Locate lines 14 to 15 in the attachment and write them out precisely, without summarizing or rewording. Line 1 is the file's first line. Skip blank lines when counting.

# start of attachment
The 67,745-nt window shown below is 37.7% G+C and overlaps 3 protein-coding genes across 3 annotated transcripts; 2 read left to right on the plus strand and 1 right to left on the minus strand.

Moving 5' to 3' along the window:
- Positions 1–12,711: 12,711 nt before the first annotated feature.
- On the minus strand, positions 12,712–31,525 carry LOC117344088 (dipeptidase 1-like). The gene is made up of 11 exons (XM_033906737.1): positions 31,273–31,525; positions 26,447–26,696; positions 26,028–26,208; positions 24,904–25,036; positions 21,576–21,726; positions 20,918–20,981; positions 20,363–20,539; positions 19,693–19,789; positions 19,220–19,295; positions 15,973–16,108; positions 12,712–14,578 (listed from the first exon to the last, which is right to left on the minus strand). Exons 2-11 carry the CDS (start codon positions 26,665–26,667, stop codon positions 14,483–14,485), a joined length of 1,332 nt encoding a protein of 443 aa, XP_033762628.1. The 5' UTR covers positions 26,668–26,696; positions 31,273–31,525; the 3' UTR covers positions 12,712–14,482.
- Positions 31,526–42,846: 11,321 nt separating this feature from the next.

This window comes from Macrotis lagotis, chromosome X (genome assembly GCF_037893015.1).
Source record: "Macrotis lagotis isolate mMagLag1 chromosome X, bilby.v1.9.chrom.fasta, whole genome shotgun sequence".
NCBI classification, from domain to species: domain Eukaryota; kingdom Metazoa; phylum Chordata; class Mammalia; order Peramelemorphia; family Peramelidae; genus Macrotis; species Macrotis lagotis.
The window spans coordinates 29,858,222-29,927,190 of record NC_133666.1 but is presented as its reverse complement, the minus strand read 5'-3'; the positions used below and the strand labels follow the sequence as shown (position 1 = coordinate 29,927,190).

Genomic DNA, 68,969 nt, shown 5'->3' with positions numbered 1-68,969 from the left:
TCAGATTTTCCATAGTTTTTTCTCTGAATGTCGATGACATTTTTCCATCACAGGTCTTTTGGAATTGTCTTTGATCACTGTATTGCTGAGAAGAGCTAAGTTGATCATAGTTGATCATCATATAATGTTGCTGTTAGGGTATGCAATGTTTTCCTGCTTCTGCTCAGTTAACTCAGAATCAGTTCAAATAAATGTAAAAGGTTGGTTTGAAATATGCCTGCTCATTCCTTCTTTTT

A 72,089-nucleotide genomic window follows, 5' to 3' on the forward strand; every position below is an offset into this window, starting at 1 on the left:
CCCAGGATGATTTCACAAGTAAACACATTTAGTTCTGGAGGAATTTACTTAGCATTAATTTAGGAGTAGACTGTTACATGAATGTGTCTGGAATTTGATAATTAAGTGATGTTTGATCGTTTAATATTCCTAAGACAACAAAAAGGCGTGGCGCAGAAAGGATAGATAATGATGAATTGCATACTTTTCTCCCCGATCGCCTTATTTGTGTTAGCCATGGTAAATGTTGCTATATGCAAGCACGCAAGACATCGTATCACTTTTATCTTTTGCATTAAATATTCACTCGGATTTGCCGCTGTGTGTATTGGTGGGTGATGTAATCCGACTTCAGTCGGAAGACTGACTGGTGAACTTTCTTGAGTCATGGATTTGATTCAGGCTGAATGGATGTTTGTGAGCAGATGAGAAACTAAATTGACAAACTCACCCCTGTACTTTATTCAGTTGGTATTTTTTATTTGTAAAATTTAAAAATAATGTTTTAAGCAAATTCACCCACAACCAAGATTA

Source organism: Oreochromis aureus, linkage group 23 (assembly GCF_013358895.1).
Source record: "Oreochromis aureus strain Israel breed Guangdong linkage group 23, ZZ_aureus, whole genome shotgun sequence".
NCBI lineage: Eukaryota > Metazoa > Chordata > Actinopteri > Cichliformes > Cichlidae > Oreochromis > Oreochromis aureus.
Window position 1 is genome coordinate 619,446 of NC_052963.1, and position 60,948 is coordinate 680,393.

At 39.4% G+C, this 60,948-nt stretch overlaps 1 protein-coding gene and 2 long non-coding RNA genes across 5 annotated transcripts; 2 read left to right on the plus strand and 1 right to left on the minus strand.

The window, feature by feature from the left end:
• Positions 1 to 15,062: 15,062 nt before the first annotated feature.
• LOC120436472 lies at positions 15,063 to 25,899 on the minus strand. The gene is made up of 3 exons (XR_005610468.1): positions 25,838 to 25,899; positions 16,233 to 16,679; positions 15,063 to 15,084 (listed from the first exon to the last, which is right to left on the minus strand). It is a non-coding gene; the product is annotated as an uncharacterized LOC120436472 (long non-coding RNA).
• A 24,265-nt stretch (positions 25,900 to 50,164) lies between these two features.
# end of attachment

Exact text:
Source organism: Oreochromis aureus, linkage group 23 (assembly GCF_013358895.1).
Source record: "Oreochromis aureus strain Israel breed Guangdong linkage group 23, ZZ_aureus, whole genome shotgun sequence".